MONTREAL — Planned obsolescence, as it applies to tires, was the subject of a lively master class at Movin'On, Michelin's sustainable mobility conference in Montreal, June 13-15.
At issue in the debate was the practice in Europe, encouraged by some stakeholders, to remove tires at a tread depth of 3 mm (0.11 inch) instead of the European Union statutory depth of 1.6 millimeters (0.062 inch).
According to a study by EY (Ernst & Young) France that was distributed at Movin'On, removal at a 3-mm tread depth is detrimental to sustainable mobility and a circular economy.
"Within the European Union, half of the tires are replaced at 3 mm," the EY study said. Yet accident data does not conclusively support a regulatory change to 3 mm from 1.6 mm, it said.
"This practice could even prove to be counterproductive in terms of accidentology," the study said.
"The prospect of a more frequent tire removal is likely to encourage motorists who have opted for high-quality, long-term performance tires to choose lower-priced tires of lower quality," it said.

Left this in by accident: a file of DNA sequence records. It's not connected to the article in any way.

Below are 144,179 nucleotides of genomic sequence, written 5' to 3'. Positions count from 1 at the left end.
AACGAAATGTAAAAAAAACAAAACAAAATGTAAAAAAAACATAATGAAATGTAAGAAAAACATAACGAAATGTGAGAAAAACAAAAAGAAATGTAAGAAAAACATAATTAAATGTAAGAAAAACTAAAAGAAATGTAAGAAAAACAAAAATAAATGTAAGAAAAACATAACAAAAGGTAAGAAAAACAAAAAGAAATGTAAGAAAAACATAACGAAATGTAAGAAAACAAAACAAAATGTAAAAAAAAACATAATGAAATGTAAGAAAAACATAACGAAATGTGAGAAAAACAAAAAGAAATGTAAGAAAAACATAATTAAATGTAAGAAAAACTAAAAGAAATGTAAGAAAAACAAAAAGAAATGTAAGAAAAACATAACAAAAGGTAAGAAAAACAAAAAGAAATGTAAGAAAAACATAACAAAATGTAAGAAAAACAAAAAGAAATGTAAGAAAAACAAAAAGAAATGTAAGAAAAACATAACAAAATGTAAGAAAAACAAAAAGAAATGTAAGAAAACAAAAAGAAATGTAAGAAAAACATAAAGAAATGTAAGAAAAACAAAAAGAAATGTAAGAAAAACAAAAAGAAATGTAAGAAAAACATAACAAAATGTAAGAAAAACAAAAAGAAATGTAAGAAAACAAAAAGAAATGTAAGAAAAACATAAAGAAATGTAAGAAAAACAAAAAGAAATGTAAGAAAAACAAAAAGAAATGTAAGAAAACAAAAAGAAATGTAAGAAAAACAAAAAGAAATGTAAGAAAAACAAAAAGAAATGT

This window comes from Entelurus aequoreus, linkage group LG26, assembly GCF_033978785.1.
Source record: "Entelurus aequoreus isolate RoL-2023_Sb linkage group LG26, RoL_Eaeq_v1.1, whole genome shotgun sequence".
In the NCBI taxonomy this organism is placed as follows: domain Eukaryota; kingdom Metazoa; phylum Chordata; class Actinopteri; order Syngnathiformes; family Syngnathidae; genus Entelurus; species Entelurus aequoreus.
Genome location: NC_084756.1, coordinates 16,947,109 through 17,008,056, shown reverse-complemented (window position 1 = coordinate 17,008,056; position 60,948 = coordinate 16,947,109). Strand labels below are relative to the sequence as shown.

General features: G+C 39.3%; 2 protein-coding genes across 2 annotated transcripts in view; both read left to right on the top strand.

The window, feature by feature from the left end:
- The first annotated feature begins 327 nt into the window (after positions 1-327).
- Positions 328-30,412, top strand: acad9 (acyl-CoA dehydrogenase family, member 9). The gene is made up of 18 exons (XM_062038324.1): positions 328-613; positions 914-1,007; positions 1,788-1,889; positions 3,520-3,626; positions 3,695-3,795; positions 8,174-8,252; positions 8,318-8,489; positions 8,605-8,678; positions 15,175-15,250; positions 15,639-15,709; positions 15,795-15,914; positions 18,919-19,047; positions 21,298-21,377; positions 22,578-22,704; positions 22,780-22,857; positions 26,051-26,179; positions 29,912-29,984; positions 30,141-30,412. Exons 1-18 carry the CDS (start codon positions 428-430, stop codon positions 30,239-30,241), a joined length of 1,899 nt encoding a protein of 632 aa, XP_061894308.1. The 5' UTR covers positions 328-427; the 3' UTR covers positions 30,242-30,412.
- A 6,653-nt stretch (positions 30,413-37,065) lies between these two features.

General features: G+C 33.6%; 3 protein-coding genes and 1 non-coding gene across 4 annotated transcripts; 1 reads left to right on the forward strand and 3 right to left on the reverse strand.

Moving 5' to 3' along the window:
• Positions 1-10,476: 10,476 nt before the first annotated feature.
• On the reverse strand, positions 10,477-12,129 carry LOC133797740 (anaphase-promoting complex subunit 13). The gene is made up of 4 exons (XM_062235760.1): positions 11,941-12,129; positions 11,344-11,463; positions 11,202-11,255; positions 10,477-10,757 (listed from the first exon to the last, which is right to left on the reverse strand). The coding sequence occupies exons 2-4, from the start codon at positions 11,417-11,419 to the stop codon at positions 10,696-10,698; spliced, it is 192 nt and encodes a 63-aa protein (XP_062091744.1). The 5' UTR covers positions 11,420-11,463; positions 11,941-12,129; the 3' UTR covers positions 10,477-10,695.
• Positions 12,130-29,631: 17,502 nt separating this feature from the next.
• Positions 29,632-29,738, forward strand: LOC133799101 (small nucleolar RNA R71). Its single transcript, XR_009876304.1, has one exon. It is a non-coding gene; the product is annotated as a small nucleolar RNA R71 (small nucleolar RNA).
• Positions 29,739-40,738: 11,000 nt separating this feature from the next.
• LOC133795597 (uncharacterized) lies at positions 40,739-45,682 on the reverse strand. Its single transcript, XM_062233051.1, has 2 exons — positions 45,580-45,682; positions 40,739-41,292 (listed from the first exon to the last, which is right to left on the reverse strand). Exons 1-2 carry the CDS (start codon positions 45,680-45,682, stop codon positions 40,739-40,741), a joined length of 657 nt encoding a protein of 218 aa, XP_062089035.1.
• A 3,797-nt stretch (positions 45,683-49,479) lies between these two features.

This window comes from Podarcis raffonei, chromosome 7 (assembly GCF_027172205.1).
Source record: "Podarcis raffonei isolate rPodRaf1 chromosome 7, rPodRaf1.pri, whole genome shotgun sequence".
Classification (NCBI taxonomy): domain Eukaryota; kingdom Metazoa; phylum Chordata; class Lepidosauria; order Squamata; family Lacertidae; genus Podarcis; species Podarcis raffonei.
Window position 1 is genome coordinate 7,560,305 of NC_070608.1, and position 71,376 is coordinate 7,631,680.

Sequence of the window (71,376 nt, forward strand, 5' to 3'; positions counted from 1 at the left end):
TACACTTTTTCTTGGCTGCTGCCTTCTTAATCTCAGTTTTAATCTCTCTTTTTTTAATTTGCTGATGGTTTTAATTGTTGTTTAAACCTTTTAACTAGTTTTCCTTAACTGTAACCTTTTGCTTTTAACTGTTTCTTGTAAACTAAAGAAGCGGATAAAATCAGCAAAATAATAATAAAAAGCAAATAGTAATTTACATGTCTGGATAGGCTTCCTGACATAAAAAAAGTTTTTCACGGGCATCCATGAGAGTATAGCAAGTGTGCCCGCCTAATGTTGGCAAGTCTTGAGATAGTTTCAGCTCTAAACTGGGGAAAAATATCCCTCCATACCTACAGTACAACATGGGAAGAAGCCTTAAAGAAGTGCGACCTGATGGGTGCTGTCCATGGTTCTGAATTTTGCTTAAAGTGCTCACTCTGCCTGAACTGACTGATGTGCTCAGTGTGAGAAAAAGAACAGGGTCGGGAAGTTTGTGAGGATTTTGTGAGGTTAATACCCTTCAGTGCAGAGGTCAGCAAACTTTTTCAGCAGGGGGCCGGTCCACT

"Yet tires of lesser quality at 3 mm might have a longer braking distance than high-quality tires at 1.6 mm."
The general practice of removing tires at 3 mm could impose annual global costs of 636 million euros (about $720 million), the study said. These would include $327 million for overconsumption of raw materials, $202 million for additional greenhouse gas emissions, $186 million for additional waste generation and $4.5 million for energy overconsumption, it said.
"Fighting against the planned obsolescence of tires is part of the ongoing transition of the mobility sector toward a circular and 'product as a service' economy," the study said.
To fight planned obsolescence, the tire industry should stop testing tires for wet traction at the beginning of their lives and test them instead at 1.6 mm, to guarantee their performance over time, the study said.
Planned obsolescence of tires creates unconscionable waste, said Brice Lalonde, president of the Business & Climate Summit and former minister of the environment for France.